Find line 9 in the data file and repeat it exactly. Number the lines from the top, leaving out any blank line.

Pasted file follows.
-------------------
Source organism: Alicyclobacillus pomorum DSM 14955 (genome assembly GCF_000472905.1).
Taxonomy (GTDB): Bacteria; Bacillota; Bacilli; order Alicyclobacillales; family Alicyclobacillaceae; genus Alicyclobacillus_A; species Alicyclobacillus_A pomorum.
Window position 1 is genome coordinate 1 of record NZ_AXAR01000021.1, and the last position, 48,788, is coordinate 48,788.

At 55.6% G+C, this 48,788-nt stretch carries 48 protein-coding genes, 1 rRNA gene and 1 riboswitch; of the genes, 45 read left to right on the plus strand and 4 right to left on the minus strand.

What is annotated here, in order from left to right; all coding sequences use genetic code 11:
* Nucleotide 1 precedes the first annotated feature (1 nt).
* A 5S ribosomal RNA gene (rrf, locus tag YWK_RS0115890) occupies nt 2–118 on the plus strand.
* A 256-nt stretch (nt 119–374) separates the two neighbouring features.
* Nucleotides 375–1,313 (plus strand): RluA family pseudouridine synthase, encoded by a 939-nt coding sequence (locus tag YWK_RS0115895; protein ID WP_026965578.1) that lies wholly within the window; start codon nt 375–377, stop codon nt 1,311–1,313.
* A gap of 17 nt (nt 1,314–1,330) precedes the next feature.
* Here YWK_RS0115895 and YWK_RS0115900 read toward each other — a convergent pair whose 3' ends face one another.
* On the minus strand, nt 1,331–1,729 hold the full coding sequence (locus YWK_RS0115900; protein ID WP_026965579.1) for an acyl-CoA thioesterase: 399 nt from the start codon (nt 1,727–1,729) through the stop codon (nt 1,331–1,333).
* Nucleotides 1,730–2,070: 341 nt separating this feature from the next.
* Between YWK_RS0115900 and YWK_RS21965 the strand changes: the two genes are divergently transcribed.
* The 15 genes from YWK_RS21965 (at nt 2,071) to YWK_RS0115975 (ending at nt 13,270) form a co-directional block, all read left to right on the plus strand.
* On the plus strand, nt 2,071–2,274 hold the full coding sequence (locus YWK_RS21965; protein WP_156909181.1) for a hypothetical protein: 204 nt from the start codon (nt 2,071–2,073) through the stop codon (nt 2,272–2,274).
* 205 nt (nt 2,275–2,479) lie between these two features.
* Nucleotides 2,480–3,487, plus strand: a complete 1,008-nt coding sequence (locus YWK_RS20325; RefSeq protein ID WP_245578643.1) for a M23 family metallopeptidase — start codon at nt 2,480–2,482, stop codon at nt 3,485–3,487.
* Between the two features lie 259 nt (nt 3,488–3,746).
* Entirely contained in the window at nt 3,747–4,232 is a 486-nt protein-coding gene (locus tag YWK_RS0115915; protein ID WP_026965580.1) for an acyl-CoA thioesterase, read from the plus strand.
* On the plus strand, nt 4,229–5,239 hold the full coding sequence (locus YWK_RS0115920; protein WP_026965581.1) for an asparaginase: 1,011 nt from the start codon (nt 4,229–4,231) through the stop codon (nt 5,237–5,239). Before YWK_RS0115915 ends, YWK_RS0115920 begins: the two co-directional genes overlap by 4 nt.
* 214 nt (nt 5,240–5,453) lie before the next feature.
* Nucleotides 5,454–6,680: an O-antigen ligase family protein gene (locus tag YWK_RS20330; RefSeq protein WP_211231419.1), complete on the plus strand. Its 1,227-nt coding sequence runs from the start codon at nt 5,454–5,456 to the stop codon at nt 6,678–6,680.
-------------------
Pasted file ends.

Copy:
* Nucleotides 375–1,313 (plus strand): RluA family pseudouridine synthase, encoded by a 939-nt coding sequence (locus tag YWK_RS0115895; protein ID WP_026965578.1) that lies wholly within the window; start codon nt 375–377, stop codon nt 1,311–1,313.